- In 1935, a post-Prohibition tavern named Colony Grill opened in an Irish immigrant neighborhood in Stamford, Connecticut. Since then, Colony has become famous for what is now its only menu offering: a one-of-a-kind, thin-crust pizza that is best served with the signature “hot oil” topping.
- We know what you are thinking…Irish pizza? Grill?
- The local Irish crowd – and anyone else who visited Colony – seemingly could not get enough of this unique pizza, which was made even more appealing when drizzled with a spicy, full-of-flavor, pepper-infused creation simply called: hot oil.
- The original owners of Colony were indeed Irish-Americans, but they employed some Italian and Eastern European chefs during the Great Depression. These men proudly wanted bar patrons to try the pizza recipes from their homelands, in addition to other menu items, but needed to figure out how to fit a pizza tray on the narrow Colony bar top.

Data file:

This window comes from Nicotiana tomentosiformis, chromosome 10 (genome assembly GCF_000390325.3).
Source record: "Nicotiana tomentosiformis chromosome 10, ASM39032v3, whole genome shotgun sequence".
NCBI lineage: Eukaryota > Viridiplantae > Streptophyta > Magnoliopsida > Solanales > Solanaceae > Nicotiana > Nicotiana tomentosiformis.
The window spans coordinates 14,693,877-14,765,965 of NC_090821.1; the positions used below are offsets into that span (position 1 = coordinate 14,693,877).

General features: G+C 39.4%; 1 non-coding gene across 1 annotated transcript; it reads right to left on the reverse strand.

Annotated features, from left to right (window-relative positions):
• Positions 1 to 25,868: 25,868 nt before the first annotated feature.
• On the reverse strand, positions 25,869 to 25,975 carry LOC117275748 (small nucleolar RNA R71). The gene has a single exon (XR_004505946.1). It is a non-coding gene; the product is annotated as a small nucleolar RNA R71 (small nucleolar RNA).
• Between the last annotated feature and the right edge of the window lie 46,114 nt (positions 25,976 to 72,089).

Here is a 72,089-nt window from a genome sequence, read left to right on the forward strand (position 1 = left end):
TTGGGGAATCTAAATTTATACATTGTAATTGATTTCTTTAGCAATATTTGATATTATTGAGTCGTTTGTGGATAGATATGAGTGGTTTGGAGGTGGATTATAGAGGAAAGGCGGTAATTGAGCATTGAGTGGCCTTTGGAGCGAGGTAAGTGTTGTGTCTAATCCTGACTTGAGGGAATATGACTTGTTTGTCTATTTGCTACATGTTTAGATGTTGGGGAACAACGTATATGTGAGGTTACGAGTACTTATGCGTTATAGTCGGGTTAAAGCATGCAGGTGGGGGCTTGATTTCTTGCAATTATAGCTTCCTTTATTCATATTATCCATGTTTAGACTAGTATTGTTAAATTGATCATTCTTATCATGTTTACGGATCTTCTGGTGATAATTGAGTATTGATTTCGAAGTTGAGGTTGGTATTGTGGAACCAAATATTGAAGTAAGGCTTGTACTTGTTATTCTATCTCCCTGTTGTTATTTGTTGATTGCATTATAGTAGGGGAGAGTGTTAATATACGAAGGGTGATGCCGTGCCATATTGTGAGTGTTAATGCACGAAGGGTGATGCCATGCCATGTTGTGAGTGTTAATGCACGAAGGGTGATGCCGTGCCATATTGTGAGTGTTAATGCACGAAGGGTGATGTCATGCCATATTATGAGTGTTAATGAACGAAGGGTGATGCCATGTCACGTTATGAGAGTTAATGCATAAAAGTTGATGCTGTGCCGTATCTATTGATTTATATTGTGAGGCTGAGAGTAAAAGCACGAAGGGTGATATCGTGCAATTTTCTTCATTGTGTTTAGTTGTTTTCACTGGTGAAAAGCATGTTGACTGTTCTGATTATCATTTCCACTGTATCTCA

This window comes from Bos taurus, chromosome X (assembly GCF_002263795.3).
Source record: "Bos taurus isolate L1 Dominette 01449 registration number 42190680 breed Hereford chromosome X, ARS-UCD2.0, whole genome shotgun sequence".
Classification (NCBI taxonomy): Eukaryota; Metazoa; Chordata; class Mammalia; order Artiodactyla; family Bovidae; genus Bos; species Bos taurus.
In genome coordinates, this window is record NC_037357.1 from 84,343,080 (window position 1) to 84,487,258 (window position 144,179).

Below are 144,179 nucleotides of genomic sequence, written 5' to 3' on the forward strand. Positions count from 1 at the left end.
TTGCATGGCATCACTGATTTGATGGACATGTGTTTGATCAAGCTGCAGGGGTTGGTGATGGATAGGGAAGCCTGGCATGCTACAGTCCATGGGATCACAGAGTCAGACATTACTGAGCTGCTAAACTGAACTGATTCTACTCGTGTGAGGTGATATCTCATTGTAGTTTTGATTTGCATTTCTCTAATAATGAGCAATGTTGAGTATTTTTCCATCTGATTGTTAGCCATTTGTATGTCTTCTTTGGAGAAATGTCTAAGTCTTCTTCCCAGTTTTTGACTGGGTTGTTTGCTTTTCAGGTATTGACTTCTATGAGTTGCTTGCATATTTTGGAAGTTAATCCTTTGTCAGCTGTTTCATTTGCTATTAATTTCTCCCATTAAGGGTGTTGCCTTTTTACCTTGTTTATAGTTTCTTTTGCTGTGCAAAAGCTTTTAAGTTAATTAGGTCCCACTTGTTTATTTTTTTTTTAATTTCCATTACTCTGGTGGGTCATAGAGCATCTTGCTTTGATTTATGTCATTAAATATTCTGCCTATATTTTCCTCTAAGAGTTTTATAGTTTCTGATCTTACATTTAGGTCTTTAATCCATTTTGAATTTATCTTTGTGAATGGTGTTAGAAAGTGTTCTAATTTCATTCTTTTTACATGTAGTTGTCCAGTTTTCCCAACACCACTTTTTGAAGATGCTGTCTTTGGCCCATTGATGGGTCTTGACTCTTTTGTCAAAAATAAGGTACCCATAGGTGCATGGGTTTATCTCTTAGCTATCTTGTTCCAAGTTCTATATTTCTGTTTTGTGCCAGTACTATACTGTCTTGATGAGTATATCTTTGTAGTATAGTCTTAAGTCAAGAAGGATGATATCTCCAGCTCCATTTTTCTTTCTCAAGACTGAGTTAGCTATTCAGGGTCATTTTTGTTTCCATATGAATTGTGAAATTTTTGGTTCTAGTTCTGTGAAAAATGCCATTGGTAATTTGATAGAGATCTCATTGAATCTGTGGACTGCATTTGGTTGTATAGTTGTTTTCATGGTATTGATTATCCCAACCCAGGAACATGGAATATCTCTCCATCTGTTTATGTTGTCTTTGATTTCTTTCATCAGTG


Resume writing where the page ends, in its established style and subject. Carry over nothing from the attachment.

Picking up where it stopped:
- The solution: the “bar pie”…extremely thin crust, smaller in diameter than a traditional pizza, and not too much cheese or sauce so that slices can be easily managed with one hand, fittingly leaving the other hand free to hold a glass.
- Eventually, across the decades, the hot oil bar pie became so popular that all the other Colony menu items faded away, as did the need for a grill. But the name Colony Grill remains as a link to our heritage.
- Today, Colony Grill has four “grill-less” locations in Connecticut: Stamford, Norwalk, Fairfield and Milford.
Wall of Heros
Subject to Change